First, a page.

UAGoalieGuy 01-07-2007 06:38 AM

Going decently slow and trying the V stop with both of your heals coming together to form the V at a 45 degreeish angle is a good way to learn. Also I have my students try skating slow, glide for a second (If stopping with your right foot) lift your left leg up and slowly turn your heal of your right skate while not putting too much pressure on your right leg. You want to lean on your outside edge just a tiny bit a as your turning your ankle (Try to keep the pressure on your leg in the middle of your foot). By the time your right foot is perpendicular (sp) to your left you should be stopped. Repeat with the left foot. It takes some time and there will be a decent amount of falling but it will be worth it. Being able to stop on both edges will give you a greater ability to move more quickly in the opposite direction after stopping.

Take your time and don't get discouraged! We all had to learn at one point or another.

DevilsFan38 01-08-2007 07:25 AM

Thanks for the advice, guys! I'm going to the rink today, hopefully I make some progress *crosses fingers*

DevilsFan38 01-08-2007 11:41 AM

Well, I just got back, and I guess I made a little bit of progress. Turning left I now end up with the left skate blade on its outside edge and parallel to the other, instead of on a slight inside edge and at an angle to the other (which was how it was before, sort of supporting me but not helping to stop). However, that outside edge probably only provides about 5% of the stopping force. And I made no progress turning right.

I tried picking up one leg and just stopping on the outside edge of the one foot, but either I ended up not being able to turn my foot all the way (only turning it about 45 degrees instead of 90), or turning it slightly past 90 but not scraping, just doing a nice turn on my outside edge.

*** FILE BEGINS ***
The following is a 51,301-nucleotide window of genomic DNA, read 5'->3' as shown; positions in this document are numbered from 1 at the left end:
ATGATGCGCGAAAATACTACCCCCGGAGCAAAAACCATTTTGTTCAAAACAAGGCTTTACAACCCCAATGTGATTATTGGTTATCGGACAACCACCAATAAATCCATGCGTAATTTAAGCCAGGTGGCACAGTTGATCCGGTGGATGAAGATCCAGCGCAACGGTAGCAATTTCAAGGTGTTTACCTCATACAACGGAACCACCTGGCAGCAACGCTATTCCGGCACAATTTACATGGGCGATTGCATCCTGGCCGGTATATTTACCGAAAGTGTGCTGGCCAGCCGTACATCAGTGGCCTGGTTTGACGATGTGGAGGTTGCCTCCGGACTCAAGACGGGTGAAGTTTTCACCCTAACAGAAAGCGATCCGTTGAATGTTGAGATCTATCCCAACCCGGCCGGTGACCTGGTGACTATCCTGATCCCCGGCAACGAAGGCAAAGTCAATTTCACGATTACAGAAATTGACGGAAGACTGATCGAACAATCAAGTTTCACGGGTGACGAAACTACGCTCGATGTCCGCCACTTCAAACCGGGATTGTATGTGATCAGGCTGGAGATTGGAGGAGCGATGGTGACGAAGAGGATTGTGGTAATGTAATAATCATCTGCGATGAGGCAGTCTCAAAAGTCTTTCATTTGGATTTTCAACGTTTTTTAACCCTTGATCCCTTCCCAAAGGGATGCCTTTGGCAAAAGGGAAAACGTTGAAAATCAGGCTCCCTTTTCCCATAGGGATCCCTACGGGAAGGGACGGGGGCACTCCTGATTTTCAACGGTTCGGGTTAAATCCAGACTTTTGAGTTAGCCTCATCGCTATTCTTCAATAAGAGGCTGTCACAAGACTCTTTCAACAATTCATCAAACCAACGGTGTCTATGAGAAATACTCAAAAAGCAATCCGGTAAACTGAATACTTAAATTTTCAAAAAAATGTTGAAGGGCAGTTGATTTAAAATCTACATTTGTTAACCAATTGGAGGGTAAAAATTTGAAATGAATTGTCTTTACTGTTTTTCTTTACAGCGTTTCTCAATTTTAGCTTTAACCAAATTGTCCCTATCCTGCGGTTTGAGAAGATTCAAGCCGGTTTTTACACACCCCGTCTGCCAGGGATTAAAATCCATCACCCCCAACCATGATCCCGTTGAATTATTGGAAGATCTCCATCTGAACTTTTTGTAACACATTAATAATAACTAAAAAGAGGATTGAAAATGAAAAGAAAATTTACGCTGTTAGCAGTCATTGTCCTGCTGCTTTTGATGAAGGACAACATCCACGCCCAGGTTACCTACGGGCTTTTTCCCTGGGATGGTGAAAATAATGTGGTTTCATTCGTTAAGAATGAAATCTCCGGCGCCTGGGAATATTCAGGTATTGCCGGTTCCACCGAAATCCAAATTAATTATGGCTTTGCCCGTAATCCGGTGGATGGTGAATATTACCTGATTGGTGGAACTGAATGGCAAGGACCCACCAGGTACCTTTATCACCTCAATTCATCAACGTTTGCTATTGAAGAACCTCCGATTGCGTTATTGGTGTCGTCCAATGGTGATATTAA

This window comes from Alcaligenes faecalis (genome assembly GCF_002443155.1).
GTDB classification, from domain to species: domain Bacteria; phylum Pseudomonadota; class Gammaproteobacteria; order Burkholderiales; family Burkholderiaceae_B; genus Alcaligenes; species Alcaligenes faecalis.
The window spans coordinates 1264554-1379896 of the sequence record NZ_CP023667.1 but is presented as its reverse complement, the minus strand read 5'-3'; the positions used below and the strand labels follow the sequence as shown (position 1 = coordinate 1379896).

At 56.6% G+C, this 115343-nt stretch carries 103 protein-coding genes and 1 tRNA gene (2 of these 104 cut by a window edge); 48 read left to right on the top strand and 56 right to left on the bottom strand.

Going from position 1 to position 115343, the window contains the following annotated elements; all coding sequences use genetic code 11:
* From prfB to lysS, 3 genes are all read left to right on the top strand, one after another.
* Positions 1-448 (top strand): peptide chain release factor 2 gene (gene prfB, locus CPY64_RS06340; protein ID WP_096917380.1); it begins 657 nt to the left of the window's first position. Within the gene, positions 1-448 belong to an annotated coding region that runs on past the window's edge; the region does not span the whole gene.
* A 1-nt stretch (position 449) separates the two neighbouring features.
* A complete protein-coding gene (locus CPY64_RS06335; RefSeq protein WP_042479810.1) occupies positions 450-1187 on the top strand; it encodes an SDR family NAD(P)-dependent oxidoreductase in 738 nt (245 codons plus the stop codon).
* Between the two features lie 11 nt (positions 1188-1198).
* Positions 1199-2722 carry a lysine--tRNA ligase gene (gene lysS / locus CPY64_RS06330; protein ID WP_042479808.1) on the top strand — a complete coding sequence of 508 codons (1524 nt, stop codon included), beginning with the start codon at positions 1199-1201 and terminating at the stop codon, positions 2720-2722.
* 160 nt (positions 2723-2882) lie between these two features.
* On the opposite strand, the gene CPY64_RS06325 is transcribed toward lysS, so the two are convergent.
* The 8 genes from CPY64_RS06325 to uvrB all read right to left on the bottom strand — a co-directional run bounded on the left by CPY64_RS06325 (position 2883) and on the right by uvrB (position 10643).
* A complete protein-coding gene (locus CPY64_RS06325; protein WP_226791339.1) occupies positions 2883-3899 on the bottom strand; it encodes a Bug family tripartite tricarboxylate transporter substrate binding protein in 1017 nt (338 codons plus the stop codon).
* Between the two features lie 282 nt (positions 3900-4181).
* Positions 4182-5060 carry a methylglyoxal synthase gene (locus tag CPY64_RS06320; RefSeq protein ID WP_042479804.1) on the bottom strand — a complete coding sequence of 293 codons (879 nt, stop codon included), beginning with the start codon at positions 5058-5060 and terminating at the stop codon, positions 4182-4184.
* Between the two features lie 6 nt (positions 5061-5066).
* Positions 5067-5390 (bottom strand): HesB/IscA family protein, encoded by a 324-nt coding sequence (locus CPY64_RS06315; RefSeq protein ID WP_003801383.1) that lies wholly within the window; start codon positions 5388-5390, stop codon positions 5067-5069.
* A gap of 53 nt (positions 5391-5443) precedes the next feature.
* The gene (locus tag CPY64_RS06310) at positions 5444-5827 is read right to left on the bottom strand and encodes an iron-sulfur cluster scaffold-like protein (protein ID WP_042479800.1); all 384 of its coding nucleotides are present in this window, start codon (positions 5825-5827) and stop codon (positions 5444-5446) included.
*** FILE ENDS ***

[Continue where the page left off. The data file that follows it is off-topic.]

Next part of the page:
It looks like I'll be heading back to the rink tomorrow.

Reckless Abandon* 01-08-2007 05:58 PM

I tried picking up one leg and just stopping on the outside edge of the one foot, but either I ended up not being able to turn my foot all the way (only turning it about 45 degrees instead of 90), or turning it slightly past 90 but not scraping, just doing a nice turn on my outside edge.

I have that problem too when I try to do it 1-footed. I cant wait til my pond freezes over so I can work on it.

PIM Champ 01-08-2007 07:44 PM

You just gotta bite the bullet and take lessons. Even if it's a couple of 30 min sessions from an instructor at a local rink. Learn the fundamentals from a pro then practice yourself. Don't teach yourself the wrong way and develop bad habits (whether it's stride, stopping, mohawks, powerturns, pivots, etc.). It's worth the dough.

DevilsFan38 01-09-2007 07:17 PM

I think I made some more progress today, I'm definitely starting to use my outside edge when I stop turning left. But if I try and speed things up, I completely forget about paying attention to how I'm stopping and regress right back to what I used to do.

Quote:

Originally Posted by cshutout33 (Post 7600047)
I have that problem too when I try to do it 1-footed. I cant wait til my pond freezes over so I can work on it.

I wish I had a pond :( Good luck with it!

Quote:

Originally Posted by PIM Champ (Post 7601021)
You just gotta bite the bullet and take lessons. Even if it's a couple of 30 min sessions from an instructor at a local rink. Learn the fundamentals from a pro then practice yourself. Don't teach yourself the wrong way and develop bad habits (whether it's stride, stopping, mohawks, powerturns, pivots, etc.). It's worth the dough.

I wish I could, I agree, it's much harder to unlearn bad habits than to learn it right hte first time. I've tried to take lessons, but I can't seem to find anyone to teach me! The rink by me at school doesn't offer any private lessons, and they don't allow people with hockey skates in the learn to skate classes (don't ask, I don't understand it either).

DrMom9900* 01-17-2007 08:44 PM

Im having the same problem as the 2nd poster, when stopping, im using my outside edge to stop. If i focus and see why i cant use my inside edge, its because i think i put so much weight on my back leg, that my outside skate is barely on the ice when i stop. I've been trying to concentrate on using my inside edge but it is definatelly not coming that easy. Also, sometimes when i try to stop, my blade digs into the ice and kind like skips and digs into the ice again real quick. Could anyone give any tips on what should exactly happen with ur skates on the ice when u stop?

brother52 01-20-2007 03:53 AM

The thing is that you should brake with middle to front of the blade(s) and increase pressure gradually - "gliding" first, then coming to a stop. If you step on the whole blade at once the edge digs in and you lose balance.